The most recent episode of This American Life presents a story–360: Switched At Birth–that describes how two girls were switched at birth and brought up in two different families who lived near each other in Wisconsin. Both of the women described feeling lifelong differences from their family and even how their parents provided less interest in their well-being growing up. This is not remarkable nor even an indication of the two mothers acting badly to the girls they raised who were not their blood kin. The parents were acting as people will naturally do–showing discrimination that evolutionary biology research shows will ultimately favor one’s blood kin over someone who they know is not their genetic offspring.

As an adoptee listening to this story, I did not hear anything new or remarkable in this episode. I heard what sounded very normal to me, having grown up as an adoptee. It is called “being adopted.” It is how you live your life.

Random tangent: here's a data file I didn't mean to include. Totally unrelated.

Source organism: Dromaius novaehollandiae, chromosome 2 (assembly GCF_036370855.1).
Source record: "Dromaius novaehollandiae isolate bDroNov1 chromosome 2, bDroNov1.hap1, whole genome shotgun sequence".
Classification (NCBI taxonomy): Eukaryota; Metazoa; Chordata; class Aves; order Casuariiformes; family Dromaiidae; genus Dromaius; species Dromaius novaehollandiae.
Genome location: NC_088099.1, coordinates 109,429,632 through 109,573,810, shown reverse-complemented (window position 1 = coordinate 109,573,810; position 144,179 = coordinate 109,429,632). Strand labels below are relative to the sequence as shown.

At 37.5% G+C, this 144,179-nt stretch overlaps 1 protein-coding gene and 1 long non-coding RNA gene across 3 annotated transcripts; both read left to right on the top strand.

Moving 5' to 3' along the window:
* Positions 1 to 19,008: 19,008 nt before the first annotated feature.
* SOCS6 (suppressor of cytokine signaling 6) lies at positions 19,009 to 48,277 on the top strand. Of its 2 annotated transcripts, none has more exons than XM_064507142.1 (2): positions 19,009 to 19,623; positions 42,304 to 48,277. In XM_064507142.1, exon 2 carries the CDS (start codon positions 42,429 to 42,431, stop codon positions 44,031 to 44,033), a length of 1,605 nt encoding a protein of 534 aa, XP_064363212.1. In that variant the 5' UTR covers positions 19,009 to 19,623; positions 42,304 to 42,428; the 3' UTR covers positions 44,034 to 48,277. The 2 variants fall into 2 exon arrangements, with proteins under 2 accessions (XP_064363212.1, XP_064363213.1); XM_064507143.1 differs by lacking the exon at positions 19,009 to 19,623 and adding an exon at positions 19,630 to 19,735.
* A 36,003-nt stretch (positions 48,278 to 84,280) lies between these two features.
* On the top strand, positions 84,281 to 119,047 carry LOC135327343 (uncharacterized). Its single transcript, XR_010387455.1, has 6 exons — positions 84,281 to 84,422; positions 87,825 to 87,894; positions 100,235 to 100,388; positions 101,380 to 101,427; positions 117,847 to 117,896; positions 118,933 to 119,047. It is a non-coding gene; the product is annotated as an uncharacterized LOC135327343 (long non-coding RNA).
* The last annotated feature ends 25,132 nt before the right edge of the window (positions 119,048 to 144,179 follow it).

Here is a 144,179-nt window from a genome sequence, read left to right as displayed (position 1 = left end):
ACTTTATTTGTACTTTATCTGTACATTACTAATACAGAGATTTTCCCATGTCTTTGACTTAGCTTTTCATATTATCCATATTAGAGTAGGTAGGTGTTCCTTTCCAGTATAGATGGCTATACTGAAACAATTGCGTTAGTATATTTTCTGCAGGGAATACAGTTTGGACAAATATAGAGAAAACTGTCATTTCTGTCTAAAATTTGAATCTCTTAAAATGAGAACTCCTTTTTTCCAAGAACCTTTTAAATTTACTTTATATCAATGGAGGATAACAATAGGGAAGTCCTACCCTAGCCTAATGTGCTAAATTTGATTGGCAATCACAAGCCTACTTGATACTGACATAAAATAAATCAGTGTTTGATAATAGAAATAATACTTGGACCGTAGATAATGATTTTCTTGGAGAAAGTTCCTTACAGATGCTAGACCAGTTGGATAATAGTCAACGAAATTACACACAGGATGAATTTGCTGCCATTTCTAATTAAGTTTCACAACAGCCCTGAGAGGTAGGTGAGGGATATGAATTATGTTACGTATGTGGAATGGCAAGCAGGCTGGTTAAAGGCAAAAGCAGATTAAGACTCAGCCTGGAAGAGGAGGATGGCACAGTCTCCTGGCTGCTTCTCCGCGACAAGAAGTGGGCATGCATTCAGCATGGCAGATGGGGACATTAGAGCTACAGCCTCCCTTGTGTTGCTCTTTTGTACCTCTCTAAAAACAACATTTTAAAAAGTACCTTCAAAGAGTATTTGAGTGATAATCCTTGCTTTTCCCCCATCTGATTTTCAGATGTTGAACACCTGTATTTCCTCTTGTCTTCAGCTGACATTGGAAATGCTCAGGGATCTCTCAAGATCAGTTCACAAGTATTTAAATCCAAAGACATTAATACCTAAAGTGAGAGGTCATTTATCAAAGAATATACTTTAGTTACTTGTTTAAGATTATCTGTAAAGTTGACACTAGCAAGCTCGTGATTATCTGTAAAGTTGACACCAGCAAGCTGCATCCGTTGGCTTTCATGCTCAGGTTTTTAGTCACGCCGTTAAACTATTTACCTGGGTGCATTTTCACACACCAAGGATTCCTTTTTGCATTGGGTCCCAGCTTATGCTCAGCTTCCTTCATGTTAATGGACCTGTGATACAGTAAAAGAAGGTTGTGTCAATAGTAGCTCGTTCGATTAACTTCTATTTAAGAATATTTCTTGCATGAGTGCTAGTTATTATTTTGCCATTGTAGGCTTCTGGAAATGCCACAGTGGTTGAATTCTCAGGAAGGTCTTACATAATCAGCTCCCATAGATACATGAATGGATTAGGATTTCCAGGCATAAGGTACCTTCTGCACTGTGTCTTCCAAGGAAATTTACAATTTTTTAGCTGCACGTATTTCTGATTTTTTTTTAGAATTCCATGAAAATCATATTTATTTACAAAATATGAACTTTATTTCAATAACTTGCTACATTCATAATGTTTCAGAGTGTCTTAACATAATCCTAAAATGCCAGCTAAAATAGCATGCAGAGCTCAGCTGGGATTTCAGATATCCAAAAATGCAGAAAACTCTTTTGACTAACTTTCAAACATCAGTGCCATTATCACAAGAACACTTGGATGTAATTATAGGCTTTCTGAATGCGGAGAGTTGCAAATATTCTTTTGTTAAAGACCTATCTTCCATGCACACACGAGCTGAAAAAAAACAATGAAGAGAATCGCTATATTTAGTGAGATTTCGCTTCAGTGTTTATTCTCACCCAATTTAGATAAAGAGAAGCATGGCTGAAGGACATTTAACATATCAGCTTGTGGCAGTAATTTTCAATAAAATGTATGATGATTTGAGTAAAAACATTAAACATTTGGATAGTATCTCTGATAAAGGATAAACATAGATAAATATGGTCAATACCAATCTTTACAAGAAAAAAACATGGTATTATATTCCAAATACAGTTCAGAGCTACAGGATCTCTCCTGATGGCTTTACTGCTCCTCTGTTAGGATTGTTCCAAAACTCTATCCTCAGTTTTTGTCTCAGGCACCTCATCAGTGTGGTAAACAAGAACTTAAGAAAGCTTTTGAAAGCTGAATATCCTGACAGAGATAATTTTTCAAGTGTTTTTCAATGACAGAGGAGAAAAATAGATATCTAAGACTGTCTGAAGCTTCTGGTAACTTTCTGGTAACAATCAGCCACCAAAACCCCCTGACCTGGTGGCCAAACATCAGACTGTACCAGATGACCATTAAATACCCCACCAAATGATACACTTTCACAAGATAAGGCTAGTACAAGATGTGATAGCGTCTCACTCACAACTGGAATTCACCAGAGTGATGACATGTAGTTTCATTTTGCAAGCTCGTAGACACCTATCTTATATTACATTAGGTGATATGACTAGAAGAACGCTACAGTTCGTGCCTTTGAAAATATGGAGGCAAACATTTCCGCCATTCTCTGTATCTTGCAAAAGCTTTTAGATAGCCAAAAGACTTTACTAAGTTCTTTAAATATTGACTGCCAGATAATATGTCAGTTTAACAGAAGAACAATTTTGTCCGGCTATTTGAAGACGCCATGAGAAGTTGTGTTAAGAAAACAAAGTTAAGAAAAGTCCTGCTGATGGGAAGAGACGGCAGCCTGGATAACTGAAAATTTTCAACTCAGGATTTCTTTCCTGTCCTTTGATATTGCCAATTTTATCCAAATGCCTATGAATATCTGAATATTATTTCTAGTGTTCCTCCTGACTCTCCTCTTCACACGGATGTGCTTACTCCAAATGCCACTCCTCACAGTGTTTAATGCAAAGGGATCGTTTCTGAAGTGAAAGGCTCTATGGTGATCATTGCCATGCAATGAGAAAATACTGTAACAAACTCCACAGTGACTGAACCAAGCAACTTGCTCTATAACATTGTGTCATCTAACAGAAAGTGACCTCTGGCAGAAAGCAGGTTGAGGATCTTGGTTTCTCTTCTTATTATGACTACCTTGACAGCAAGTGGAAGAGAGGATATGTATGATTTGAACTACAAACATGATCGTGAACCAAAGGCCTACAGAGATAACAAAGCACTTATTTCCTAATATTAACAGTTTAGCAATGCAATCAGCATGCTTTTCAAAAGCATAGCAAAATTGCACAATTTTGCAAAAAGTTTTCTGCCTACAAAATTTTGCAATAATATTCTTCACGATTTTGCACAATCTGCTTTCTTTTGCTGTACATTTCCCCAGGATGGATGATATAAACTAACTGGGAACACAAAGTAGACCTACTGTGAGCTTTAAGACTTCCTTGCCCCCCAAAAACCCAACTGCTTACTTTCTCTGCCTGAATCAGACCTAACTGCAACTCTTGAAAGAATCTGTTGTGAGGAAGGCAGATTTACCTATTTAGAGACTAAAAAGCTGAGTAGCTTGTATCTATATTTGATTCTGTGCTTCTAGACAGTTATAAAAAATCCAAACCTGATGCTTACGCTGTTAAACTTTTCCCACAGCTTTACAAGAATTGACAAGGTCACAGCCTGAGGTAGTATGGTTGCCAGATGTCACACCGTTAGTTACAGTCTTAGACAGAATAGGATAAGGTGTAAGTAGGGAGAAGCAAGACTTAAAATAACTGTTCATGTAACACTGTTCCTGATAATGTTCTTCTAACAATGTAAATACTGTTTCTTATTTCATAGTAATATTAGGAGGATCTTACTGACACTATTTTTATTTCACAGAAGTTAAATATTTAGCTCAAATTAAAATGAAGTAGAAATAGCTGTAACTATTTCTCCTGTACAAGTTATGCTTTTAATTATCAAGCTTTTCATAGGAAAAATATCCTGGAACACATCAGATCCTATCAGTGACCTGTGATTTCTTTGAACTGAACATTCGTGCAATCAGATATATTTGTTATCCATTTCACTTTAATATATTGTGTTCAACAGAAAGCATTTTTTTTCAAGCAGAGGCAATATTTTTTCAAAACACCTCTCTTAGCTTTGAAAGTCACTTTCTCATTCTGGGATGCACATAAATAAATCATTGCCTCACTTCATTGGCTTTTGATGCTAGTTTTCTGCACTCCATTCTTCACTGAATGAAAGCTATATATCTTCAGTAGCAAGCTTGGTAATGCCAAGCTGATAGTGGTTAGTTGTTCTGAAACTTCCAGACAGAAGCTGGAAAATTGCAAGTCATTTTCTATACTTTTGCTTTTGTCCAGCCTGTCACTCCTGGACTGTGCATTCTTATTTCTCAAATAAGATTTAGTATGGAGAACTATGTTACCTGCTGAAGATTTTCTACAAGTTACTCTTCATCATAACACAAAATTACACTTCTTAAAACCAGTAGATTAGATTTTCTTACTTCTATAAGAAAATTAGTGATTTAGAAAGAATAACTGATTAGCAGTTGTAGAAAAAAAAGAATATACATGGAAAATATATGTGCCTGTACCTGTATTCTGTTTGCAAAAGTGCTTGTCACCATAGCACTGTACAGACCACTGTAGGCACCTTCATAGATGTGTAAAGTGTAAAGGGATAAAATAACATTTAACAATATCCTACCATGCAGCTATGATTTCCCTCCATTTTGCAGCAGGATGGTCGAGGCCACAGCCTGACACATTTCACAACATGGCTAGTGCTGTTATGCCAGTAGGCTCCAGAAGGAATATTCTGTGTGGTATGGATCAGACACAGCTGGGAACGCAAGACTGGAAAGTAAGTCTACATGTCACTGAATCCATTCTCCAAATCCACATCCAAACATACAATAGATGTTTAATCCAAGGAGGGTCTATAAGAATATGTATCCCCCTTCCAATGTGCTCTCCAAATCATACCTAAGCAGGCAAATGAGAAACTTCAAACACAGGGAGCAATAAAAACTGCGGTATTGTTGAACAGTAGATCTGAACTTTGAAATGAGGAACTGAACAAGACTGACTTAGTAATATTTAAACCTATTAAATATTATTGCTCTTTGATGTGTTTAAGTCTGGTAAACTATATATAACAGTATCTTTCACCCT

Likely the producers of This American Life wanted a story that was quirky and unique, because it was a classic “switcheroo story” straight from Mark Twain’s pantheon of stories, namely Pudd’nhead Wilson. It was not the boring adoption story about life as an adoptee–stories that do not get told well by most media. Adoptees’ lives do not qualify as news, except in these extreme moments. But these stories do matter because the taboo topics of illegitimacy and adoption, including how adoptees experience adoption throughout their entire life, impact millions of adoptees and their families.

You Don’t Know How Lucky You Are will explore the themes of kinship and parental discrimination in greater depth. For a sample, read a preview of Chapter 6: Blood Is Thicker than Water.